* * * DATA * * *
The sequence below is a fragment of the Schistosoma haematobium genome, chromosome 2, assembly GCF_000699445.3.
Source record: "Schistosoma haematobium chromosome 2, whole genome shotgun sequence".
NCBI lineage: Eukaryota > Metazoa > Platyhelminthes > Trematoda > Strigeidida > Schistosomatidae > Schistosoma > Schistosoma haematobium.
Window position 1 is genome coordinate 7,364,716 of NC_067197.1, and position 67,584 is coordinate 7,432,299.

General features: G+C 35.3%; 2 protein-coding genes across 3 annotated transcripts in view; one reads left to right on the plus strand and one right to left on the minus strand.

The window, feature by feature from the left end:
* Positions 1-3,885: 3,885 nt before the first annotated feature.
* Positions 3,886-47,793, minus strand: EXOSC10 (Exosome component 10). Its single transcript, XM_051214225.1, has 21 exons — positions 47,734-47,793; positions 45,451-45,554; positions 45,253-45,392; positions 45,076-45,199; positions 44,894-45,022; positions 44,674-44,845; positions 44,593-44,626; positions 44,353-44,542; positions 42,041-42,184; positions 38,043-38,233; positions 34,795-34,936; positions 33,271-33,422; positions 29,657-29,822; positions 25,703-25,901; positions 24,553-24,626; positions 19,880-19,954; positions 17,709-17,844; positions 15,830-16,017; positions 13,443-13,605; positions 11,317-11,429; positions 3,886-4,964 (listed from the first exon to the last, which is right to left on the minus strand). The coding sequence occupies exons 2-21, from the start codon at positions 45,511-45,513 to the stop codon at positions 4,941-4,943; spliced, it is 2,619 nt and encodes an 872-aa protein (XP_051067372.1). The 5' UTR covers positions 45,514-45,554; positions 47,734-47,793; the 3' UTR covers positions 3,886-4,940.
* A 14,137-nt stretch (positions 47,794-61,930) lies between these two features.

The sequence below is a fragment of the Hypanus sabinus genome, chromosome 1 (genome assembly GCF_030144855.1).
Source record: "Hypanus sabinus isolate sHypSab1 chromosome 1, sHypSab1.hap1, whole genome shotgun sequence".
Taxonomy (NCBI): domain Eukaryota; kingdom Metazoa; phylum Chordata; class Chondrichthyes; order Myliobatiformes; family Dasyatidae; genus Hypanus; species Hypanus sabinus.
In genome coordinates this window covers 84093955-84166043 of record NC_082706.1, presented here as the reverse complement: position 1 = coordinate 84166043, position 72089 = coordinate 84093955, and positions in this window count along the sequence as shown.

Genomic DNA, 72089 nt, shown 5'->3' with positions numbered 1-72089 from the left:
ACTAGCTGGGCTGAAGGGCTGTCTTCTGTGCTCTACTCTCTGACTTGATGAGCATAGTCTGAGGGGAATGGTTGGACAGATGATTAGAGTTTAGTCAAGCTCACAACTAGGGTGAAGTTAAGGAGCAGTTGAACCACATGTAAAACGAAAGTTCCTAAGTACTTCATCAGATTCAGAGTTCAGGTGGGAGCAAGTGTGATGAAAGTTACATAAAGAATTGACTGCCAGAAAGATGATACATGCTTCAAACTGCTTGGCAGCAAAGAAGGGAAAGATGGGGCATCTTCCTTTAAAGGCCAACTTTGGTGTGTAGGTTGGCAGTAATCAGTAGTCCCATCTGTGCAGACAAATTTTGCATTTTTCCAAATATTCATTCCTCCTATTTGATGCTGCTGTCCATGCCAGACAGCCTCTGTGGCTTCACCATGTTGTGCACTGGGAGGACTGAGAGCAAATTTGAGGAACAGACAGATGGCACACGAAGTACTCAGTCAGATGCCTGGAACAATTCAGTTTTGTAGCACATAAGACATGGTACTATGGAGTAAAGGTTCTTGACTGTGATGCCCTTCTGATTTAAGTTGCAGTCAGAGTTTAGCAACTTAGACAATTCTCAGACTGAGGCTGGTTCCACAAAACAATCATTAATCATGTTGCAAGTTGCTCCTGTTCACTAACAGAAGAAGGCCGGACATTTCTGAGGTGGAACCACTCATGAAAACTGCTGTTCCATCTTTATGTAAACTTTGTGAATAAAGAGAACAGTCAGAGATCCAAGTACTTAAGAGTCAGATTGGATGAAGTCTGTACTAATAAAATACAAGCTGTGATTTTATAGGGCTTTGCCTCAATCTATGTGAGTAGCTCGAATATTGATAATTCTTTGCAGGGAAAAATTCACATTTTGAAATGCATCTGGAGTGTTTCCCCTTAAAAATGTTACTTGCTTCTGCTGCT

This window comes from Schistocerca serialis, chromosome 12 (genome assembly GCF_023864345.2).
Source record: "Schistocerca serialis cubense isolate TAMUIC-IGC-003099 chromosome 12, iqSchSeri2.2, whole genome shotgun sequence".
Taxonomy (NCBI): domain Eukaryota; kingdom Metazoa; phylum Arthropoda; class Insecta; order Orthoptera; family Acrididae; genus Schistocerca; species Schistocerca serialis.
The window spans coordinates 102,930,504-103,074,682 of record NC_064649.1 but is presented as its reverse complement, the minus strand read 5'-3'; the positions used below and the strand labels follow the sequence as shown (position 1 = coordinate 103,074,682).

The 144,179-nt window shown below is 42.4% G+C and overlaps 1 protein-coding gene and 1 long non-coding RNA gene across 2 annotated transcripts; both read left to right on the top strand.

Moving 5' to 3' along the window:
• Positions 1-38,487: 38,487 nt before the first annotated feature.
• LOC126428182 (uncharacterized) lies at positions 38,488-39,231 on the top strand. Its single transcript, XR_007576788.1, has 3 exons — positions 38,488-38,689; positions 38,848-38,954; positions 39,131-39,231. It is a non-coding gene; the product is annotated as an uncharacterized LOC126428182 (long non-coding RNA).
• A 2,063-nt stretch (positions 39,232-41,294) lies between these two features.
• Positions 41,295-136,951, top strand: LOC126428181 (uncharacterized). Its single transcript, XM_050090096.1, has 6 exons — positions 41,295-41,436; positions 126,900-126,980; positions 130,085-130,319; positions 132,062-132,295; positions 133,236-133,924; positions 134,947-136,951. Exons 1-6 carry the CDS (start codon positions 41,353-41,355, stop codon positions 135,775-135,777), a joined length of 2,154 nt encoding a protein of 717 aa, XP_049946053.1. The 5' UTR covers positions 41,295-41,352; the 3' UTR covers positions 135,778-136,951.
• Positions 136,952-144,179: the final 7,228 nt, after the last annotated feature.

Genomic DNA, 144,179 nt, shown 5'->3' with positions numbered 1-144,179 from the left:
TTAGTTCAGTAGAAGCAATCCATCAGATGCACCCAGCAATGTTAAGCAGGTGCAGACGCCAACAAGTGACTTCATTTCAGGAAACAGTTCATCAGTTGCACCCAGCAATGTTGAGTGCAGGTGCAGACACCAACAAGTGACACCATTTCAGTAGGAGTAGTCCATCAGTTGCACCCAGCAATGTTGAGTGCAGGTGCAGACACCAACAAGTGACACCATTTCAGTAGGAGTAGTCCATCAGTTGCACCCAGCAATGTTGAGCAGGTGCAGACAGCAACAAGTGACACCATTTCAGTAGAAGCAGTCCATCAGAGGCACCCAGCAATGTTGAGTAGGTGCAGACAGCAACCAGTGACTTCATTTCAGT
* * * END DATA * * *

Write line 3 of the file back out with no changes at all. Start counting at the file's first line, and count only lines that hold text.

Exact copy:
NCBI lineage: Eukaryota > Metazoa > Platyhelminthes > Trematoda > Strigeidida > Schistosomatidae > Schistosoma > Schistosoma haematobium.